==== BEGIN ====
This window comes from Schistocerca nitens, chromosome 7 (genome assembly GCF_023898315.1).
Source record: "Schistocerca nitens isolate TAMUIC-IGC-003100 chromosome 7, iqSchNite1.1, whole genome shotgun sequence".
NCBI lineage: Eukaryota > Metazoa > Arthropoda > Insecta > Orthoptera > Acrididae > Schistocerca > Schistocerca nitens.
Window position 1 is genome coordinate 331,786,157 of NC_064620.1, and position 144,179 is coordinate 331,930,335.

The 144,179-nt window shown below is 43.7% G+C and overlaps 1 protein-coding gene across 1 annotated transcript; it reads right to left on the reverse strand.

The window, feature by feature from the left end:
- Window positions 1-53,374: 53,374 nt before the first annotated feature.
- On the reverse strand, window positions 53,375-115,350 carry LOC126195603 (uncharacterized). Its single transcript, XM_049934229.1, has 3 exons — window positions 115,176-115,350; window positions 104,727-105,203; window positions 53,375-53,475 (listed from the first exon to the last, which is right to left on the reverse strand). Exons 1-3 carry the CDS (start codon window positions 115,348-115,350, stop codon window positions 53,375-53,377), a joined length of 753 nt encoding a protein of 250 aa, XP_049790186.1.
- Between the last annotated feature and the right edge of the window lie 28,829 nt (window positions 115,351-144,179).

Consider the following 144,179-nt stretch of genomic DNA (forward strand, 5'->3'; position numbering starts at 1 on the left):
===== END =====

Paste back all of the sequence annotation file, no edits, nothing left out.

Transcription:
This window comes from Schistocerca nitens, chromosome 7 (genome assembly GCF_023898315.1).
Source record: "Schistocerca nitens isolate TAMUIC-IGC-003100 chromosome 7, iqSchNite1.1, whole genome shotgun sequence".
NCBI lineage: Eukaryota > Metazoa > Arthropoda > Insecta > Orthoptera > Acrididae > Schistocerca > Schistocerca nitens.
Window position 1 is genome coordinate 331,786,157 of NC_064620.1, and position 144,179 is coordinate 331,930,335.

The 144,179-nt window shown below is 43.7% G+C and overlaps 1 protein-coding gene across 1 annotated transcript; it reads right to left on the reverse strand.

The window, feature by feature from the left end:
- Window positions 1-53,374: 53,374 nt before the first annotated feature.
- On the reverse strand, window positions 53,375-115,350 carry LOC126195603 (uncharacterized). Its single transcript, XM_049934229.1, has 3 exons — window positions 115,176-115,350; window positions 104,727-105,203; window positions 53,375-53,475 (listed from the first exon to the last, which is right to left on the reverse strand). Exons 1-3 carry the CDS (start codon window positions 115,348-115,350, stop codon window positions 53,375-53,377), a joined length of 753 nt encoding a protein of 250 aa, XP_049790186.1.
- Between the last annotated feature and the right edge of the window lie 28,829 nt (window positions 115,351-144,179).

Consider the following 144,179-nt stretch of genomic DNA (forward strand, 5'->3'; position numbering starts at 1 on the left):